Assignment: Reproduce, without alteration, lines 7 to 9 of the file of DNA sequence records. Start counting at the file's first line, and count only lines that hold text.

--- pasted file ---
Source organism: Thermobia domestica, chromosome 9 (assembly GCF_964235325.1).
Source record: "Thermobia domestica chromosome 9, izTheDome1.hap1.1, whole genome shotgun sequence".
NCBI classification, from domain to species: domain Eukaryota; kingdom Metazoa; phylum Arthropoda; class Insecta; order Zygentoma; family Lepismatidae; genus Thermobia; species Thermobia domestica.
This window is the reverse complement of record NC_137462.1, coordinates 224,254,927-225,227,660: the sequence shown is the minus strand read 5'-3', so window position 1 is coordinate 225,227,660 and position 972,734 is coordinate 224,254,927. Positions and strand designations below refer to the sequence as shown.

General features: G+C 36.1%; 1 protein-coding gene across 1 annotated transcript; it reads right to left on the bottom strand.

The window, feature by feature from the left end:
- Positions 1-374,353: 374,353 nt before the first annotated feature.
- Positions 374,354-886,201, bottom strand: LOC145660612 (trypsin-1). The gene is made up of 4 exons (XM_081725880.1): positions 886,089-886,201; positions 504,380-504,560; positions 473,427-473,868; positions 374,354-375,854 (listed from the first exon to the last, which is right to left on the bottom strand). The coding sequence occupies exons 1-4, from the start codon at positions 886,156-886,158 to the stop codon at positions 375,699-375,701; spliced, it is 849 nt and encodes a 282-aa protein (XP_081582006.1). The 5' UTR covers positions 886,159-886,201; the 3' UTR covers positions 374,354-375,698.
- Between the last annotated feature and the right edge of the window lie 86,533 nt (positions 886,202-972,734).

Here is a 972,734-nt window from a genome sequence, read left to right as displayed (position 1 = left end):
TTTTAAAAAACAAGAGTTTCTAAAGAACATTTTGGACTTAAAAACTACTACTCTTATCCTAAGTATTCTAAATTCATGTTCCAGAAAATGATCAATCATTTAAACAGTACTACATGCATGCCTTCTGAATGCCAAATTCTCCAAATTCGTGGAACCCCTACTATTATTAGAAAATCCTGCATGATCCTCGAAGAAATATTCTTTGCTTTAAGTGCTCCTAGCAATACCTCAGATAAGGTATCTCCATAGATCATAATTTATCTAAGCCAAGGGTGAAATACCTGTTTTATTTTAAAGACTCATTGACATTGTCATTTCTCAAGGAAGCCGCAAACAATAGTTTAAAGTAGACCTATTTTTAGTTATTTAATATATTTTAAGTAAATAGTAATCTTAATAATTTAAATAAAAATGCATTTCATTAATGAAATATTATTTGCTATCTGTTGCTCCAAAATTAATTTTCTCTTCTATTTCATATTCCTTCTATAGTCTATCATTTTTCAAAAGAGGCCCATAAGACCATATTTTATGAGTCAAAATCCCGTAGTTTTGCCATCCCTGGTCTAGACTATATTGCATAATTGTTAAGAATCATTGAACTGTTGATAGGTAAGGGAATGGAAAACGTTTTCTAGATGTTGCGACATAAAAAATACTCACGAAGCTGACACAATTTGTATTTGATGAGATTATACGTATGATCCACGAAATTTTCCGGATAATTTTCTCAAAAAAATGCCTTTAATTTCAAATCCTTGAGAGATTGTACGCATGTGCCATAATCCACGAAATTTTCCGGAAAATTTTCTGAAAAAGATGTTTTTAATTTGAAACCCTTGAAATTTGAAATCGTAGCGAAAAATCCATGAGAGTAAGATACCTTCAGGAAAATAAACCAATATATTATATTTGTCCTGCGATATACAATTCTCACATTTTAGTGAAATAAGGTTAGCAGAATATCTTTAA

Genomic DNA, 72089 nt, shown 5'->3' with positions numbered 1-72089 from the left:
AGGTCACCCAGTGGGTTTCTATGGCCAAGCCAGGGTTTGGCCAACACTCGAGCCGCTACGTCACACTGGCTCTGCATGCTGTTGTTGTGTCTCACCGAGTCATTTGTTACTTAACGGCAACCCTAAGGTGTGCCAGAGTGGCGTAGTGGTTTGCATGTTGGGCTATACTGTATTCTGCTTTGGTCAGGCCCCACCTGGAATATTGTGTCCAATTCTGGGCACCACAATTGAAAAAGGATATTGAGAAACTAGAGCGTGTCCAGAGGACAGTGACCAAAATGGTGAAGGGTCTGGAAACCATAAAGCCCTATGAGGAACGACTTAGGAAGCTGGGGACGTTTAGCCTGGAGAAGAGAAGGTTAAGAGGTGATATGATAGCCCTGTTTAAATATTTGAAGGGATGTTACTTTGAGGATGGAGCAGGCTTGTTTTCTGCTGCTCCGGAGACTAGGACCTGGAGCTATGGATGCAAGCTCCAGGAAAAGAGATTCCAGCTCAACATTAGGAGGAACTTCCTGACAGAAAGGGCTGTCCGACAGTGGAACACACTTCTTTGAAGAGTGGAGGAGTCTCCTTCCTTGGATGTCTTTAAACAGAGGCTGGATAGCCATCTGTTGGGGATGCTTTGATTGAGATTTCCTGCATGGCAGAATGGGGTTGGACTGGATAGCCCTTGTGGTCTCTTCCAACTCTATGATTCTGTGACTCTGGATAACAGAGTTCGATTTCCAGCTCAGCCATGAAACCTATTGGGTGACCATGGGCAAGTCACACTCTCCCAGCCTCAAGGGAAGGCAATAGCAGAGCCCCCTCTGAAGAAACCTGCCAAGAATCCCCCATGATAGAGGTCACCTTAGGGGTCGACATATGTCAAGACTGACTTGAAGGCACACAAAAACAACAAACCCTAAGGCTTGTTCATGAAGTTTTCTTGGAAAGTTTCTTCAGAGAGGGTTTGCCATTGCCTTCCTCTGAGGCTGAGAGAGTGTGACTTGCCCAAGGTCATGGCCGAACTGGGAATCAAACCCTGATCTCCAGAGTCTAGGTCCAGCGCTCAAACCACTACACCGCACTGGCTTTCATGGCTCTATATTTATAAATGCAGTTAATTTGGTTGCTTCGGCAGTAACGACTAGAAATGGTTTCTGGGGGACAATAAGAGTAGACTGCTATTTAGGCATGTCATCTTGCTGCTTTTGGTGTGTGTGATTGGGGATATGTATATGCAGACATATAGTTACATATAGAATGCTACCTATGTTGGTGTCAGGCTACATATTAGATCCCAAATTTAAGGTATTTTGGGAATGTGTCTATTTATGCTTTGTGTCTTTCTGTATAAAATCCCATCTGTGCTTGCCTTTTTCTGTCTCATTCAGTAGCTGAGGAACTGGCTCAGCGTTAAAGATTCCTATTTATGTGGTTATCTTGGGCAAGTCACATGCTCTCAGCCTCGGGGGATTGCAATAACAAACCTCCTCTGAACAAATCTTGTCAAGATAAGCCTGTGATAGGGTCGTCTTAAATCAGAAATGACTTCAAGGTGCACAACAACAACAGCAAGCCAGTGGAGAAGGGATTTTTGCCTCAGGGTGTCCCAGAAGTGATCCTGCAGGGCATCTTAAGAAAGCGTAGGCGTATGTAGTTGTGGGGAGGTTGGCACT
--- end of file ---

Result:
- Positions 1-374,353: 374,353 nt before the first annotated feature.
- Positions 374,354-886,201, bottom strand: LOC145660612 (trypsin-1). The gene is made up of 4 exons (XM_081725880.1): positions 886,089-886,201; positions 504,380-504,560; positions 473,427-473,868; positions 374,354-375,854 (listed from the first exon to the last, which is right to left on the bottom strand). The coding sequence occupies exons 1-4, from the start codon at positions 886,156-886,158 to the stop codon at positions 375,699-375,701; spliced, it is 849 nt and encodes a 282-aa protein (XP_081582006.1). The 5' UTR covers positions 886,159-886,201; the 3' UTR covers positions 374,354-375,698.
- Between the last annotated feature and the right edge of the window lie 86,533 nt (positions 886,202-972,734).